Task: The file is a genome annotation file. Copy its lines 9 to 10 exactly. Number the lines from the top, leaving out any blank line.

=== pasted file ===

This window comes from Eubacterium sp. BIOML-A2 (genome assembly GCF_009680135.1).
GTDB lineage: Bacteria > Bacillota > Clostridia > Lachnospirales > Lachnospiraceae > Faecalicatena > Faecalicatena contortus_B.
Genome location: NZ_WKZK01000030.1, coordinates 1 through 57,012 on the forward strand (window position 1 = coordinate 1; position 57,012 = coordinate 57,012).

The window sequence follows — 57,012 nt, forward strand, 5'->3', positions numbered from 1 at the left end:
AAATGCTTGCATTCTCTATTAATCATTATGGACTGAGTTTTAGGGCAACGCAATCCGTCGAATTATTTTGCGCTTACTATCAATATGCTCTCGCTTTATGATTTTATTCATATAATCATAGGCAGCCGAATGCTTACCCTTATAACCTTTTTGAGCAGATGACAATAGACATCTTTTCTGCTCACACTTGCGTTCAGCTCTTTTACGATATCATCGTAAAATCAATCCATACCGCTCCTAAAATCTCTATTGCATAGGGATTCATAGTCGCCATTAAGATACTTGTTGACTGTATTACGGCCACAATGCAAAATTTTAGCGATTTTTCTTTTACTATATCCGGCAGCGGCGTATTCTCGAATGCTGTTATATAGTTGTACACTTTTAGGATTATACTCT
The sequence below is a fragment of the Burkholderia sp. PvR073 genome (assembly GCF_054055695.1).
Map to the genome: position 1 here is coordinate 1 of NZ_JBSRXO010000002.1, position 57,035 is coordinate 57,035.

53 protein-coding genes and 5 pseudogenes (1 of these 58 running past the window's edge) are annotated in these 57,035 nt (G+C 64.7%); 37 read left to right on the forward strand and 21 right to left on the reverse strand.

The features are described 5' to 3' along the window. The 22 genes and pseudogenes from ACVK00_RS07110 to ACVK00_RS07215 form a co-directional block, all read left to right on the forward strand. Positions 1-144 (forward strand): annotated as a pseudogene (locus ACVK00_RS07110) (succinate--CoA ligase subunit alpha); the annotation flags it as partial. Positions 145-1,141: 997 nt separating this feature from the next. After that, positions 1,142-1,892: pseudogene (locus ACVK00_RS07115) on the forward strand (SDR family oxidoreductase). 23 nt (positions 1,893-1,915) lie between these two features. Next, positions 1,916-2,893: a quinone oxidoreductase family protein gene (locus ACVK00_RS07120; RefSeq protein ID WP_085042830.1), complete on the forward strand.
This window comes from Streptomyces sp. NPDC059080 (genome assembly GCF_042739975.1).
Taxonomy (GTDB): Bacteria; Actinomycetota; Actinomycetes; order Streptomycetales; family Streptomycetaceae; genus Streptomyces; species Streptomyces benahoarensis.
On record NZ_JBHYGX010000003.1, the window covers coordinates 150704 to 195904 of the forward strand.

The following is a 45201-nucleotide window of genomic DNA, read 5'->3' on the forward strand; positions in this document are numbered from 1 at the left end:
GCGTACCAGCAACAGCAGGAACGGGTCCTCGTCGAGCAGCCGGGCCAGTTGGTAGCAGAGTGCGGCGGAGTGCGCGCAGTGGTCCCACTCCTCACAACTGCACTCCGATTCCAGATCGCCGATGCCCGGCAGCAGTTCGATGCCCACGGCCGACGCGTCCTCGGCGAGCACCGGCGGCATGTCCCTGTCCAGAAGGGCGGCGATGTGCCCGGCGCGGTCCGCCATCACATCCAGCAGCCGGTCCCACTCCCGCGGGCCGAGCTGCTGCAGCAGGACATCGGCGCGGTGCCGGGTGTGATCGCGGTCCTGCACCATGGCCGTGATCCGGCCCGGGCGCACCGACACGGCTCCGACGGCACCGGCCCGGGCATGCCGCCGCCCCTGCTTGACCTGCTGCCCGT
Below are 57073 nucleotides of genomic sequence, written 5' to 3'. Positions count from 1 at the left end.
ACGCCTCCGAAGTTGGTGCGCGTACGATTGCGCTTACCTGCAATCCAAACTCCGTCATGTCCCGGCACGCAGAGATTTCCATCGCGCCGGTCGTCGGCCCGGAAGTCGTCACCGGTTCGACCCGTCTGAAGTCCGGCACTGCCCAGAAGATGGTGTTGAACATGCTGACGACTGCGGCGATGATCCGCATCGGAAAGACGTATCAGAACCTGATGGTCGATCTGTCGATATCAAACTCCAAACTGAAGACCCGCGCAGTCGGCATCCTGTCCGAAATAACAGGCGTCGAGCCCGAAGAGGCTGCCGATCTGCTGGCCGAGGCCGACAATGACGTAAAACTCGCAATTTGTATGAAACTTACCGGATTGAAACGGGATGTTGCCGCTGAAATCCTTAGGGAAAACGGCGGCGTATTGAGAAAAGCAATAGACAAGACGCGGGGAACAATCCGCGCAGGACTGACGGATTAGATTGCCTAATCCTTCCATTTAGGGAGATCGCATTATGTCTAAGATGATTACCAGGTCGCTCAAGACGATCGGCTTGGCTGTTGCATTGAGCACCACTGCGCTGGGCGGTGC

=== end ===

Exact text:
The features are described 5' to 3' along the window. The 22 genes and pseudogenes from ACVK00_RS07110 to ACVK00_RS07215 form a co-directional block, all read left to right on the forward strand. Positions 1-144 (forward strand): annotated as a pseudogene (locus ACVK00_RS07110) (succinate--CoA ligase subunit alpha); the annotation flags it as partial. Positions 145-1,141: 997 nt separating this feature from the next. After that, positions 1,142-1,892: pseudogene (locus ACVK00_RS07115) on the forward strand (SDR family oxidoreductase). 23 nt (positions 1,893-1,915) lie between these two features. Next, positions 1,916-2,893: a quinone oxidoreductase family protein gene (locus ACVK00_RS07120; RefSeq protein ID WP_085042830.1), complete on the forward strand.
This window comes from Streptomyces sp. NPDC059080 (genome assembly GCF_042739975.1).